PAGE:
In a world of the ongoing conversation about consent highlighted by #MeToo, where can young men get a reliable, healthy understanding of sex? In Respect, Swedish writer and sex education expert Inti Chavez-Perez talks directly to young guys and gives informative, judgement-free advice on everything from consent and relationships to body image, gender identity and sexual orientation. Here, he shares reassuring and honest advice about the pressure to have sex and losing your virginity, and how to know to know when it’s the right time for your ‘first time’.
The first time (of many)
The male gender role creates the expectation that a guy should be able to get sex. That’s why having sex often seems to gain you higher status among your friends. And the more people you have sex with, the more recognition you get for it.
This part of the male gender role is fine for those who enjoy having sex with different people and for guys who are really outgoing. But not all guys are interested in sex. And not everyone enjoys having sex with lots of different people. I talked to Nils about this – he has sex with guys.
“After one night stands I think Why did I do that? It’s not even that enjoyable. Often when I have one night stands, I actually want to just kiss and sleep together. Sex feels best when I’m going out with someone,” says Nils.
Work out what you want to do about sex. If you want sleep around, do so. But do it because you enjoy it, not to raise your status with your friends.
When I talk to guys about their first time, I hear stories both happy and sad.
Often when guys talk about their bad introduction to sex, I think it sounds like they actually weren’t ready to do it. I’m glad, therefore, that I didn’t pressure myself into taking the first chance that came my way and instead waited until I felt more comfortable about having sex.
You decide when the right time is for you. Put the brakes on if it feels bad. And if it feels good, go with it!
The initiation into sex is sometimes called losing your virginity. Personally, I don’t use the word virginity because I don’t believe you lose anything when you have sex, particularly not any kind of virginal innocence. What you get is an experience and an encounter with another person.
I also don’t like the idea of virginity because you can only lose it once. It’s all bound up with an idealized image of sex. Because sexual intercourse is the only thing that counts as “real” sex, you can only have sex for the first time once. But in my view, there are many different kinds of sex, and so there are also many occasions when you do something for the first time. The first time with someone you love. The first time outdoors. The first time you have oral sex. The first time you have sexual intercourse. The first time you both have an orgasm. There are endless first times.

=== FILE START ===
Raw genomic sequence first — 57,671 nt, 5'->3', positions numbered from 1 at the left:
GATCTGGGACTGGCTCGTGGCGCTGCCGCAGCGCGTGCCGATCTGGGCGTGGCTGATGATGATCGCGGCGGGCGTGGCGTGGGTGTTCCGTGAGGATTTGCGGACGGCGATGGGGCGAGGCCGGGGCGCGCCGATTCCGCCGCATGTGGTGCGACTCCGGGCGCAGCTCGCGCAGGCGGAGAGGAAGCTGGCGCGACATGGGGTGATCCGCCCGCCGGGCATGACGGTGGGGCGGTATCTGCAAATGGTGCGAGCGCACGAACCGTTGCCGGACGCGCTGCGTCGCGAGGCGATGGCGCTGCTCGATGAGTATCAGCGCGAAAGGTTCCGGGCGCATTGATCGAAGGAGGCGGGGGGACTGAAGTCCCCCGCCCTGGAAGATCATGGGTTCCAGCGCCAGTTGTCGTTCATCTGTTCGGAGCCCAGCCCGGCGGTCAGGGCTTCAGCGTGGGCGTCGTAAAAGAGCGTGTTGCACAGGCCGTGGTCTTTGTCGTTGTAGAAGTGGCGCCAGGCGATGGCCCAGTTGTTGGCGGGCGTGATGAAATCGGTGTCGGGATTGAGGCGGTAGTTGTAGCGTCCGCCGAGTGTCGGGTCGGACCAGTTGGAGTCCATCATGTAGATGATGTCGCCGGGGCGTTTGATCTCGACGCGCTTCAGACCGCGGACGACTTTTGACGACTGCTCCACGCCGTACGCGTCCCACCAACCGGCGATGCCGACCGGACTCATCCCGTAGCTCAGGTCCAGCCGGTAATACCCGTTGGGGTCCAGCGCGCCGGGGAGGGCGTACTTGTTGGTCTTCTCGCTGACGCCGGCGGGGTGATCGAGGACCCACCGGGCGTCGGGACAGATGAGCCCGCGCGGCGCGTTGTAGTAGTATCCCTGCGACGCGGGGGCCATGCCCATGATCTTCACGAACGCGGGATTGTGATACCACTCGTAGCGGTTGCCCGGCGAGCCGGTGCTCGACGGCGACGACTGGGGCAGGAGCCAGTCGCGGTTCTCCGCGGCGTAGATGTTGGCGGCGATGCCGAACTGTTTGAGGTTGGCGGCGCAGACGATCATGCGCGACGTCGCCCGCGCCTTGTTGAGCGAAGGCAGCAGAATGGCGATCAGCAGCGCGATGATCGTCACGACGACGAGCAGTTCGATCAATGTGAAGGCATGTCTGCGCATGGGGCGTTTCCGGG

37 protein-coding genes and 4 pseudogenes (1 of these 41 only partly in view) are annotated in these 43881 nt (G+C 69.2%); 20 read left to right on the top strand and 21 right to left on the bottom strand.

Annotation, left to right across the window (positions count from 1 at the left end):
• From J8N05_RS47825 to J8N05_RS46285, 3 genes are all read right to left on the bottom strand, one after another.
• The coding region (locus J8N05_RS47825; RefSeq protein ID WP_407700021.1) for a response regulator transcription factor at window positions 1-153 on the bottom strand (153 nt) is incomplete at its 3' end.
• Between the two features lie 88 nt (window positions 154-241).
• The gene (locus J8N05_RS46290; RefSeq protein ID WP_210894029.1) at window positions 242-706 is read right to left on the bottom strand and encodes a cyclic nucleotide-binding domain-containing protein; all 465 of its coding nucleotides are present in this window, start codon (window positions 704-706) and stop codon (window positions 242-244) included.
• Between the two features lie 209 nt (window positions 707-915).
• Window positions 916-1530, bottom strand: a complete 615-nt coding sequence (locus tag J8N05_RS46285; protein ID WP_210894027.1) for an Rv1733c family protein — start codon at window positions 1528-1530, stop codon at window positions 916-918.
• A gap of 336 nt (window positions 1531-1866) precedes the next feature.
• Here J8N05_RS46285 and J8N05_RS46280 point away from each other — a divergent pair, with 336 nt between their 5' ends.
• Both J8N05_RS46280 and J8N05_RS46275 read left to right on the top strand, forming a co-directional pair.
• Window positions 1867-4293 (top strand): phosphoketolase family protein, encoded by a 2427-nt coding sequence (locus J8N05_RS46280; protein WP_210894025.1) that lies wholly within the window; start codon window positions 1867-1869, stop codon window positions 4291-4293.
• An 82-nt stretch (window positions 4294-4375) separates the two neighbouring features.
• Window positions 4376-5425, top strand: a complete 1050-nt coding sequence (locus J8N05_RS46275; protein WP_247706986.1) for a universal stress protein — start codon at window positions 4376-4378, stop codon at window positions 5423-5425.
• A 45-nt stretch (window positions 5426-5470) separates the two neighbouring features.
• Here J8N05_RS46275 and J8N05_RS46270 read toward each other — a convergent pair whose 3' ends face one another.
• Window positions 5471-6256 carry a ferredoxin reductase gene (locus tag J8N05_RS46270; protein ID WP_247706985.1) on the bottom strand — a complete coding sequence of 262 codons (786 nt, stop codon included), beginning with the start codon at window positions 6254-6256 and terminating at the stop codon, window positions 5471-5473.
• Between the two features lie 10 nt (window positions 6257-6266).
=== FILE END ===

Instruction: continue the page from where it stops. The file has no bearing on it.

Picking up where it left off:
That’s why I think we shouldn’t place too much emphasis on the very first time. If you didn’t think it went well, it might go better the next time you do something for the first time.
Sometimes guys have asked me if I have any tips for the very first time. By definition, you have no experience at this point and might not know what you’re supposed to be doing in that moment. We all work differently when it comes to sex, but by adhering to the advice that follows and talking with your partner about what they like, you’ll have a better time.
How to make your first time a good time
- Make out a lot! Some guys seem to think you should just take off your clothes and get down to it. But making out before sex is the key to having a pleasurable time together and not making it feel awkward. Take your time making out and gradually build up to the sex.
- Lower your expectations. It’s not going to be the best sex of your life. It may not be all that enjoyable and the two of you may only keep going for a short while. If you go in with the attitude that it’s going to be an earth-shattering experience, there’s every chance you’ll be disappointed. See it for what it is, your first step into a sex life.
- Don’t try doing advanced stuff the first time you have sex. Instead, focus on getting to know the other person’s body, how it feels and what it feels like when your body is explored. It would be best not to have sexual intercourse the very first time you or your partner have sex. It can easily go wrong if the participants are a little nervous.
- You don’t need to come. Nerves make it hard to reach orgasm, and in such a situation there’s no point trying to force the issue. Focus instead on exploring what gives the other person pleasure.
This article is extracted and adapted from Respect: Everything a Guy Needs to Know About Sex, Love and Consent by Inti Chavez Perez
An all-encompassing guide to help guys navigate sex, relationships and consent in the post-#MeToo world.
The world has changed, and the revelations of the #MeToo movement have raised serious questions about how men are raised to understand their own sexuality and the concept of consent. Respect is an all-encompassing guide that sheds light on these issues and more, laying out how men should approach and understand sex and relationships in the 21st century. So instead of simply parroting lines about how they ought to behave, young men can gain a deeper understanding of how they ought to behave. In direct, approachable language, Inti Chavez-Perez delves into the meaning of topics from consent and relationships, to body image, to gender identity and sexual orientation among others, and does so without judgement. Respect is a book for guys to learn from and then go back to, telling you everything you should know and everything you would want to know.